Foreign Policy and National Security
The United States can and should be a driving force around the world for freedom, human rights, and peace. This does not mean we should turn first to war and violence. Too many times, our first response to a foreign policy problem has been military action. Unilateral military interventions are counterproductive to our strategic goals and prolong violence and suffering. I support working together with the international community to find thoughtful diplomatic solutions for the complex issues facing our world.
I opposed the invasion of Iraq in 2003, and I continue to oppose the broad authorization of military force that has operated as a blank check for military use for 15 years. As a member of the House Armed Services Committee, I will push for diplomatic solutions, increased foreign assistance, and the need to conduct robust congressional oversight. I support innovative responses to 21st century national security threats.
Click here to learn more about the bills that I introduced and cosponsored.
Read my op-ed in The New York Times on U.S. involvement in the unconstitutional war in Yemen.
Read my op-ed in The Los Angeles Times on developing a 21st century foreign policy.
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Imagine that the entire population of Washington State — 7.3 million people — were on the brink of starvation, with the port city of Seattle under a naval and aerial blockade, leaving it unable to receive and distribute countless tons of food and aid that sit waiting offshore. This nightmare scenario is akin to the obscene reality occurring in the Middle East’s poorest country, Yemen, at the hands of the region’s richest, Saudi Arabia, with unyielding United States military support that Congress has not authorized and that therefore violates the Constitution.
The lawmakers behind a major bipartisan effort to end U.S. assistance for a devastating Saudi-led military intervention in Yemen are getting help from big names in multiple arenas as they try to whip votes.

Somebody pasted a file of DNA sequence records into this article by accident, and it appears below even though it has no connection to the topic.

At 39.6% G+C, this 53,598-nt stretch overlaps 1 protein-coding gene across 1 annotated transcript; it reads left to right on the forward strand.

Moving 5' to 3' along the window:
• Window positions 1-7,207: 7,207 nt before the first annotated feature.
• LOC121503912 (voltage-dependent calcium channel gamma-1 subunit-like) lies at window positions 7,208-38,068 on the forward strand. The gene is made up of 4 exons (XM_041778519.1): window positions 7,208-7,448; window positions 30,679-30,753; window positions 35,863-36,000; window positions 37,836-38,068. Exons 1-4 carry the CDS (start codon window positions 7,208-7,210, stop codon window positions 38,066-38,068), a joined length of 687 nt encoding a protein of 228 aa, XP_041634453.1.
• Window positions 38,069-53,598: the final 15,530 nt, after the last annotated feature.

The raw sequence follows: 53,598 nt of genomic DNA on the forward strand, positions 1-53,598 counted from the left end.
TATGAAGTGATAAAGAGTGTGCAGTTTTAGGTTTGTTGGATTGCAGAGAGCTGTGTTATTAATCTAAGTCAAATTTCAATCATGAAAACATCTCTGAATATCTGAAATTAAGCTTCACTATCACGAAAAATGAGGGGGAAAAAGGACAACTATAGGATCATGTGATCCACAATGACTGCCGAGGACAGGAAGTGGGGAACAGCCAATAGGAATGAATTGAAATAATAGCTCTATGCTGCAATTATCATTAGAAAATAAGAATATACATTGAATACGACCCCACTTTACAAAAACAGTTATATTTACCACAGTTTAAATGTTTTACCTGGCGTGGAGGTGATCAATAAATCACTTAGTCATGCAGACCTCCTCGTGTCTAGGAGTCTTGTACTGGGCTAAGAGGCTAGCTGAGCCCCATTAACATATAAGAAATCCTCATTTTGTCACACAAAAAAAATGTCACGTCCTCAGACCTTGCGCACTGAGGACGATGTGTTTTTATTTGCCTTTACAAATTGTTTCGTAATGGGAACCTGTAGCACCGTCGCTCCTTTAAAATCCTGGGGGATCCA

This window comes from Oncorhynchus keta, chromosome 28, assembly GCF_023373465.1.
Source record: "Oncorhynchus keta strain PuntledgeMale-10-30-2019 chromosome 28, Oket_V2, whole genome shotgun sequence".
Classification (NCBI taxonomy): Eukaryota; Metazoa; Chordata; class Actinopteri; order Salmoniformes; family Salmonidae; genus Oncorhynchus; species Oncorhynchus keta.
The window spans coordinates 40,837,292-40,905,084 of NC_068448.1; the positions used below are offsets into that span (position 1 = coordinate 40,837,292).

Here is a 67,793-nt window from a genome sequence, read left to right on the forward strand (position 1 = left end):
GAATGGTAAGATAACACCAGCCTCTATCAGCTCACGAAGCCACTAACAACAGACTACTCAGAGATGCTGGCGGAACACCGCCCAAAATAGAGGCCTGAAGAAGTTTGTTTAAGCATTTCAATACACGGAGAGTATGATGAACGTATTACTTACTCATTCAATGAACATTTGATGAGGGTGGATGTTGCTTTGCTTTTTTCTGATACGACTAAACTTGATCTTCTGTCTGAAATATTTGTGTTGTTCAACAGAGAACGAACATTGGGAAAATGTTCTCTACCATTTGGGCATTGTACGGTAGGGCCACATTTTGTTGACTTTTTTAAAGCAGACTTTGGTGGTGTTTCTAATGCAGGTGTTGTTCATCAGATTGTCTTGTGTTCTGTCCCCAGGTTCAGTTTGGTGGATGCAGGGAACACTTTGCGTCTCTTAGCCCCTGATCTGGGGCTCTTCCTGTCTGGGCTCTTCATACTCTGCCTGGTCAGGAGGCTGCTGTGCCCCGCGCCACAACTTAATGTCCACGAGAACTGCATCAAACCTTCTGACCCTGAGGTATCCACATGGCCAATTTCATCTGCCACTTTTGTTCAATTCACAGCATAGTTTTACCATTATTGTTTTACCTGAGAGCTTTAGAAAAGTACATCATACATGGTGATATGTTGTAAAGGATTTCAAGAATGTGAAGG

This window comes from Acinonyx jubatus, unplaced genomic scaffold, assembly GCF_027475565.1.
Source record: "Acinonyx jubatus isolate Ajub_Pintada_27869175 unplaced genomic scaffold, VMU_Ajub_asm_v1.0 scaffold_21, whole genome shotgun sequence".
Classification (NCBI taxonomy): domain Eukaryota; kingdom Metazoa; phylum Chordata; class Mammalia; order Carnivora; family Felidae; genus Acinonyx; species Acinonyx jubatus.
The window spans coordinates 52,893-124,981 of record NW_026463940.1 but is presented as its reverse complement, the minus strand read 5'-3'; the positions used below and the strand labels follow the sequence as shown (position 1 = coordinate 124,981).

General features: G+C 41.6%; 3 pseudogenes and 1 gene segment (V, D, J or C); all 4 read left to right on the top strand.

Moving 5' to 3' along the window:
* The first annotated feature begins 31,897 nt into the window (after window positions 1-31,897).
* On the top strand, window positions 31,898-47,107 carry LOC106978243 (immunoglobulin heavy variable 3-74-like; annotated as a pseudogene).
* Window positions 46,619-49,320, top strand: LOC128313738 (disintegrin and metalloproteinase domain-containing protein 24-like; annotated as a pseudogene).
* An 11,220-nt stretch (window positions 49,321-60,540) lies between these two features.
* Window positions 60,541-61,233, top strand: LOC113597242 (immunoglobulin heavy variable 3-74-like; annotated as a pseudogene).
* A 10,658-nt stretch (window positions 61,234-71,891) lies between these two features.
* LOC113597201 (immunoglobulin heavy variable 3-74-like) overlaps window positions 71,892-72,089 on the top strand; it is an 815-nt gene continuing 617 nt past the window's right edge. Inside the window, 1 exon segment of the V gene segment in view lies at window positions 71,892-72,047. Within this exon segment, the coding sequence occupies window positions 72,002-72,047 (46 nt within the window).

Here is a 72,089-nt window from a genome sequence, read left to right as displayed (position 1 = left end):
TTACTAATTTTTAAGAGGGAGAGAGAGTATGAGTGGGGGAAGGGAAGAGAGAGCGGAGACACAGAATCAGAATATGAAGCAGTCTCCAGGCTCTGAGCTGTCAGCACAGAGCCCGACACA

Since March 2015, millions of people inside the country of Yemen have languished on the edge of social collapse due to brutal and inhumane conflict that has resulted in at least 10,000 deaths — many of them civilians.
On top of the violence of the conflict itself, Yemenis face desolation in their everyday lives, economic decay and the fastest spreading cholera epidemic ever recorded. The nation, and its people, lie at a tipping point between mere emergent crisis and something far worse.
Yemen continues to suffer in silence as the world turns away from its ongoing misery. Despite two and a half years of brutal war, the average American remains oblivious to the inconvenient truth that the United States has been helping Saudi Arabia and the United Arab Emirates destroy a sovereign country that posed a threat to no one.
What does it take to get Congress to act on vital questions of war and peace? The catastrophe in Yemen may test whether Congress is finally prepared to exercise its constitutional responsibility. Four legislators — two House Democrats and two Republicans — have introduced a resolution under the War Powers Act demanding a vote in 15 days to end U.S. involvement in Saudi Arabia’s devastation of Yemen.
Washington, DC -- Reps. Ro Khanna (D-CA), Thomas Massie (R-KY), Mark Pocan (D-WI), and Walter Jones (R-NC) have introduced a bipartisan resolution that seeks to stop U.S. military participation in Saudi Arabia's war against the Houthis in Yemen. This is an entirely separate war from the fight against Al Qaeda, yet Congress has never authorized it. By invoking the War Powers resolution, these members want a congressional vote to officially withdraw U.S. forces from this unauthorized conflict.
For more than two years, the United States has been providing support for a Saudi-led military intervention in Yemen that has cost the lives of over 10,000 civilians and plunged much of the country into a humanitarian crisis.
The U.S. government is providing weapons and targeting intelligence, as well as flying refueling missions for the Saudi-led coalition. But U.S. Congress has never voted on whether the United States should be supporting our Saudi allies. It is essentially the president’s choice — first Obama’s, now Trump’s — with little accountability beyond that.
Four lawmakers have introduced a bipartisan bill that would halt U.S. military assistance to the Saudi-led campaign in Yemen on grounds that Congress has never approved the American role in the war.
Two House Republicans and two Democrats submitted the bill on Wednesday evening, but other lawmakers have already conveyed their support for the measure, congressional aides told Foreign Policy.
Silicon Valley Congressman, Rep. Ro Khanna, said he's glad Facebook is turning over some 3,000 ads-linked to the Russian government-- to congressional investigators because it shows transparency. He says the country needs more cooperation between intelligence agencies and tech leaders. He calls the situation, "A new problem for our democracy."
Washington, DC – Rep. Ro Khanna (CA-17) is among the 64 members of the House of Representatives, who sent a letter to Secretary of State Rex Tillerson renouncing President Trump’s irresponsible approach with North Korea. The letter is a follow-up to one sent to President Trump in May.